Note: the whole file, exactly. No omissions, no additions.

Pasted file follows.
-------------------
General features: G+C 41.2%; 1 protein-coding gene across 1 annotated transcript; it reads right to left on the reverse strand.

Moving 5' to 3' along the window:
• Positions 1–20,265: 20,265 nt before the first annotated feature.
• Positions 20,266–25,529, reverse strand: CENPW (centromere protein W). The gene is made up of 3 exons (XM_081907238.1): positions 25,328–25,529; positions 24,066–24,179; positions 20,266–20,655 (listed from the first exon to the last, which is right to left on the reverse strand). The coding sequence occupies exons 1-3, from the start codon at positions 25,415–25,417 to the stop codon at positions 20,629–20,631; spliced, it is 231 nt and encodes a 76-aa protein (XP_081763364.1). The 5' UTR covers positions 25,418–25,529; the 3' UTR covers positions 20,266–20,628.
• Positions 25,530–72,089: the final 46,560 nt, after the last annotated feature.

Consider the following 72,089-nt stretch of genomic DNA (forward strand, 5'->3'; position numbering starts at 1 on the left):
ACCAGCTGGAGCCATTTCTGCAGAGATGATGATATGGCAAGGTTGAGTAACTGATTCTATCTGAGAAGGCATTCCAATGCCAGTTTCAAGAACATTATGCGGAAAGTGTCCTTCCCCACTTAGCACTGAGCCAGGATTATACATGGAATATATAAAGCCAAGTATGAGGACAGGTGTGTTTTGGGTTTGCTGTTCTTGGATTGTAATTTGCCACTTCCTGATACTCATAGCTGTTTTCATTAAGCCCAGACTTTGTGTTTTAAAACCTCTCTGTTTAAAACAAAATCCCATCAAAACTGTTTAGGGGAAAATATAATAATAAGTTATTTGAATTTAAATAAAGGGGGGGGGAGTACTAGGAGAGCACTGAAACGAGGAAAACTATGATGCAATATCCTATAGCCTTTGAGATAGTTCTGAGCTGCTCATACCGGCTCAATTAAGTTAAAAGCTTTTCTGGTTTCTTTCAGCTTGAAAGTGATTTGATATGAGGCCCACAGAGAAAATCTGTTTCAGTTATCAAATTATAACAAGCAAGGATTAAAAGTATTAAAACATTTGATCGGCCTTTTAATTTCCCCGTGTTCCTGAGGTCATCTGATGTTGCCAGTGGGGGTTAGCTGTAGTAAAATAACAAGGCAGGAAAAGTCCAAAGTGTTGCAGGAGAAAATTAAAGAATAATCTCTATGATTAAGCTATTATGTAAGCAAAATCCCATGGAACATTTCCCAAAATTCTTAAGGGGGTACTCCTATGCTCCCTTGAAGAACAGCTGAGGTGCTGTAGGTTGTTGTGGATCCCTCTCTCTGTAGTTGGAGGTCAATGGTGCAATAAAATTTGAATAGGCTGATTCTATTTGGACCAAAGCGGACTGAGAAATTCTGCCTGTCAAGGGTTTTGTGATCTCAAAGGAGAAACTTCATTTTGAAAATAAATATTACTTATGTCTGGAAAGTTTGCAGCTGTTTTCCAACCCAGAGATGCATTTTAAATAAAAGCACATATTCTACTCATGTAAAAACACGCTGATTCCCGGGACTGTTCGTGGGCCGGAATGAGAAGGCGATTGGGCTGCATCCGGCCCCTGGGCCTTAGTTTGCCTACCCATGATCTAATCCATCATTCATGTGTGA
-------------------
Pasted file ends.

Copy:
General features: G+C 41.2%; 1 protein-coding gene across 1 annotated transcript; it reads right to left on the reverse strand.

Moving 5' to 3' along the window:
• Positions 1–20,265: 20,265 nt before the first annotated feature.
• Positions 20,266–25,529, reverse strand: CENPW (centromere protein W). The gene is made up of 3 exons (XM_081907238.1): positions 25,328–25,529; positions 24,066–24,179; positions 20,266–20,655 (listed from the first exon to the last, which is right to left on the reverse strand). The coding sequence occupies exons 1-3, from the start codon at positions 25,415–25,417 to the stop codon at positions 20,629–20,631; spliced, it is 231 nt and encodes a 76-aa protein (XP_081763364.1). The 5' UTR covers positions 25,418–25,529; the 3' UTR covers positions 20,266–20,628.
• Positions 25,530–72,089: the final 46,560 nt, after the last annotated feature.

Consider the following 72,089-nt stretch of genomic DNA (forward strand, 5'->3'; position numbering starts at 1 on the left):
ACCAGCTGGAGCCATTTCTGCAGAGATGATGATATGGCAAGGTTGAGTAACTGATTCTATCTGAGAAGGCATTCCAATGCCAGTTTCAAGAACATTATGCGGAAAGTGTCCTTCCCCACTTAGCACTGAGCCAGGATTATACATGGAATATATAAAGCCAAGTATGAGGACAGGTGTGTTTTGGGTTTGCTGTTCTTGGATTGTAATTTGCCACTTCCTGATACTCATAGCTGTTTTCATTAAGCCCAGACTTTGTGTTTTAAAACCTCTCTGTTTAAAACAAAATCCCATCAAAACTGTTTAGGGGAAAATATAATAATAAGTTATTTGAATTTAAATAAAGGGGGGGGGAGTACTAGGAGAGCACTGAAACGAGGAAAACTATGATGCAATATCCTATAGCCTTTGAGATAGTTCTGAGCTGCTCATACCGGCTCAATTAAGTTAAAAGCTTTTCTGGTTTCTTTCAGCTTGAAAGTGATTTGATATGAGGCCCACAGAGAAAATCTGTTTCAGTTATCAAATTATAACAAGCAAGGATTAAAAGTATTAAAACATTTGATCGGCCTTTTAATTTCCCCGTGTTCCTGAGGTCATCTGATGTTGCCAGTGGGGGTTAGCTGTAGTAAAATAACAAGGCAGGAAAAGTCCAAAGTGTTGCAGGAGAAAATTAAAGAATAATCTCTATGATTAAGCTATTATGTAAGCAAAATCCCATGGAACATTTCCCAAAATTCTTAAGGGGGTACTCCTATGCTCCCTTGAAGAACAGCTGAGGTGCTGTAGGTTGTTGTGGATCCCTCTCTCTGTAGTTGGAGGTCAATGGTGCAATAAAATTTGAATAGGCTGATTCTATTTGGACCAAAGCGGACTGAGAAATTCTGCCTGTCAAGGGTTTTGTGATCTCAAAGGAGAAACTTCATTTTGAAAATAAATATTACTTATGTCTGGAAAGTTTGCAGCTGTTTTCCAACCCAGAGATGCATTTTAAATAAAAGCACATATTCTACTCATGTAAAAACACGCTGATTCCCGGGACTGTTCGTGGGCCGGAATGAGAAGGCGATTGGGCTGCATCCGGCCCCTGGGCCTTAGTTTGCCTACCCATGATCTAATCCATCATTCATGTGTGA